Abe Wins - Does Japan Benefit?

Prime Minister Shinzo Abe's Liberal Democratic Party (LDP) recently won an impressive majority in the upper house of Japan's Diet, its parliament. This victory gives the party complete control of Japan's government for at least three years. The prime minister said he will use that control to take the unpopular steps of reform that will put Japan's economy back on track. To channel Abraham Lincoln: "Fondly do we hope, fervently do we pray…" If Shinzo Abe implements needed fundamental reform, the country and its markets could offer huge economic and investment opportunities. But so far, Abe has done little in this regard—or even proposed anything. Until he does, the economy's prospects remain dubious.1

So far, the prime minister's policies have had more of a cyclical rather than a fundamental orientation. His program, popularly called "Abenomics," has two basic parts: massive spending on infrastructure, amounting to about 2% of the Japanese economy, and extreme monetary ease by the Bank of Japan, aimed in no small part at boosting export sales by depressing the yen's foreign exchange value.2

The immediate response to his agenda has been remarkably positive. In the months after Abe first took the prime minister's office late last year, the yen has tumbled some 25% in value against the dollar. Japanese stocks, according to the Nikkei Index,3have soared. They first rose 55% from late 2012 to late May,4sold off again later in the spring, along with most stock markets around the world, but have come back since, almost recovering their old highs. Meanwhile, as if to confirm the wisdom of those market moves and Abe's policies, Japan's exports have surged, consumer prices ticked up late in spring, hinting at a pause from the deflation that has plagued Japan on and off more than 20 years now, and last quarter’s real gross domestic product (GDP) jumped at an annual rate of 4%, an impressive pace of expansion, not just for Japan but also for developed markets generally these days.5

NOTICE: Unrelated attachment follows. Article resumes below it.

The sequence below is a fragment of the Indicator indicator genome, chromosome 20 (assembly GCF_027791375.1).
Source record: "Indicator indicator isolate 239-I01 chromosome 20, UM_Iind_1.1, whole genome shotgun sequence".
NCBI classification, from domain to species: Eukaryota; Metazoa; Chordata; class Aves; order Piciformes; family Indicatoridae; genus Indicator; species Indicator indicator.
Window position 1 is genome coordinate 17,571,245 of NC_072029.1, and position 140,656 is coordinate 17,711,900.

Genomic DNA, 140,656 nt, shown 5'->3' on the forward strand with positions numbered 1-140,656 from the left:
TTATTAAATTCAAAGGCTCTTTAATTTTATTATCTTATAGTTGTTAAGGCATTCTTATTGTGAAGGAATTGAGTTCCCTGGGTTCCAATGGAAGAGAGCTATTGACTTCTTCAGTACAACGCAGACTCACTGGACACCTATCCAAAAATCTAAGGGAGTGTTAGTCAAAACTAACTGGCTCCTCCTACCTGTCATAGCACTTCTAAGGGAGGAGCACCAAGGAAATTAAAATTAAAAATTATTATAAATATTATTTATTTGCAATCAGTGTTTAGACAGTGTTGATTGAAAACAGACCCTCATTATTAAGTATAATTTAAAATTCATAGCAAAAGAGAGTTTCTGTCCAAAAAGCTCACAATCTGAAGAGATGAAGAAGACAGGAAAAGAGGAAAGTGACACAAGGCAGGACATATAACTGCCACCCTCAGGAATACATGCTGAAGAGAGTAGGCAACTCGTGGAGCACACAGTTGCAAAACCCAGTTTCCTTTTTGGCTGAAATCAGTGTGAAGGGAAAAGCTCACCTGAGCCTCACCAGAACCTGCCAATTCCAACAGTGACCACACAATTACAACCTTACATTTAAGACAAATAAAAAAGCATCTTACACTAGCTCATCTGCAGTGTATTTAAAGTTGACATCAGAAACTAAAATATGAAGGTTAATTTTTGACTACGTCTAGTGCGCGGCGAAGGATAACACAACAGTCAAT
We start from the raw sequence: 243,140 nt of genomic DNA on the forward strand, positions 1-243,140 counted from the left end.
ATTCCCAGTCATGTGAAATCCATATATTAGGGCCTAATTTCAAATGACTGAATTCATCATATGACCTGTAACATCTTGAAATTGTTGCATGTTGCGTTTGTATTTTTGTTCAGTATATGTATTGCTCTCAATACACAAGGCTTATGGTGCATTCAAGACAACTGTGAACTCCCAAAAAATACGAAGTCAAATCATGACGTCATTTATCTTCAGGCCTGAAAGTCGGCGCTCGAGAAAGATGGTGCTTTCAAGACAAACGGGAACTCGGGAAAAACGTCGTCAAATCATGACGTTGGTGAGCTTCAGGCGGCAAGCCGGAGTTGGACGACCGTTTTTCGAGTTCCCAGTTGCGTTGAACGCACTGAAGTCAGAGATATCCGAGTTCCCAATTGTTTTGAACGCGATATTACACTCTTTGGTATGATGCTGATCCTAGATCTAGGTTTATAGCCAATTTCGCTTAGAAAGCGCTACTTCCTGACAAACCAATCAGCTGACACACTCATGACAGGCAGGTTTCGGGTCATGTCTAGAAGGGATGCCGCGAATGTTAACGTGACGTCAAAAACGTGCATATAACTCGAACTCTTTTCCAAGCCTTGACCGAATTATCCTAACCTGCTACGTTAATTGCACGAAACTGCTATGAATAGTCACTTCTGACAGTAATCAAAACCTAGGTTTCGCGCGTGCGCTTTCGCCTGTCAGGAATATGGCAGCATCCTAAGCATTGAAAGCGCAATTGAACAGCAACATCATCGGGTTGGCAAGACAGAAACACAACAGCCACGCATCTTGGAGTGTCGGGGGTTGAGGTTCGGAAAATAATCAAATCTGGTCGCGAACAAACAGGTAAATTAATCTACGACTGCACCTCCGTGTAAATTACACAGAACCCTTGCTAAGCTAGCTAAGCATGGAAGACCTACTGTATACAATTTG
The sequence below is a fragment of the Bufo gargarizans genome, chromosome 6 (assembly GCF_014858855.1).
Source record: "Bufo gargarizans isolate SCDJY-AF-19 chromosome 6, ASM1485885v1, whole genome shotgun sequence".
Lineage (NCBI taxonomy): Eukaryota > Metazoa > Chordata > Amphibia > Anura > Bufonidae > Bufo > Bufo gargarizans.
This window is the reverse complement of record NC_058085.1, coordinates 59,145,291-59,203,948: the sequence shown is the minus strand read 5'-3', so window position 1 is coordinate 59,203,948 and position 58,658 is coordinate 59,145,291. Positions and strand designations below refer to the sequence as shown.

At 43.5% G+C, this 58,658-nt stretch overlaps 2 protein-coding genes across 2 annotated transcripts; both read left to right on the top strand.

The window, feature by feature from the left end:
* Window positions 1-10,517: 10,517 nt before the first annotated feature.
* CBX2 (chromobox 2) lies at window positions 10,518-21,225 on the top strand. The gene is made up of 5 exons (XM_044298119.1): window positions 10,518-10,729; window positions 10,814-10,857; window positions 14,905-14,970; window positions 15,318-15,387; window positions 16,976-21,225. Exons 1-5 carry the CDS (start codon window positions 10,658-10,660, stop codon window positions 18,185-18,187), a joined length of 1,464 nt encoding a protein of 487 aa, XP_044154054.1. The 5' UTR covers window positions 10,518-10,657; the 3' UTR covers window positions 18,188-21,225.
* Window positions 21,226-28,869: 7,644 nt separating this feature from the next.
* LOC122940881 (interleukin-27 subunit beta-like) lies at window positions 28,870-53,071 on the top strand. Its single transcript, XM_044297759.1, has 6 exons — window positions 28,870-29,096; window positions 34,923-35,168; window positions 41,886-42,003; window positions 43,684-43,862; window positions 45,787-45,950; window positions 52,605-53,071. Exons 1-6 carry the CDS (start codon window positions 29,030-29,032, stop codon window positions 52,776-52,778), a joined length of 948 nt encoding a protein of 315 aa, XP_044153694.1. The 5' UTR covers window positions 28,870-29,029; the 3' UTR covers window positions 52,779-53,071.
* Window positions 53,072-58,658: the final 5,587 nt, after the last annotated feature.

But for all this immediate success, questions remain. The government's fanfare for its own policies cannot hide that Abenomics is little different from the policies long followed by the LDP. Since the end of the Second World War, in fact, the party has relied heavily on infrastructure spending for economic stimulus, not the least because it also allows the LDP to reward its supporters. This constant recourse to infrastructure spending, especially during the last two decades of stagnation, is why public debt in Japan already exceeds 250% of the country's GDP. Japan under the LDP has also long strived to keep the yen cheap in order to promote exports as an engine of growth. The scope of Abe's policy has clearly had an impact, but the difference from the past is more one of degree than kind. If the nature of these policies is so fundamentally similar to the past, including the last two lost decades, it is only reasonable to question whether they will have a lasting effect this time.

Japan also has deep structural problems that these policies fail to address. One is demographic. Japan has the oldest population on earth, and it is getting older. Already in Japan almost one person in four is of retirement age, leaving barely three of working age available to support each retiree. This demographic reality has already strained government budgets and limited the country's ability to grow in a number of ways. And it only promises to get worse in coming years. Though Abe has alluded to the need to address this matter, he has offered little in the way of specific policies. There is no talk of pension reform. He has no agenda that might relieve strains on the current work force by, for instance, encouraging older people to work longer or bring a greater proportion of women into the workplace. On both these counts, Japan trails the United States and Europe. Nor has he advanced educational or training initiatives that might make the existing work force more productive.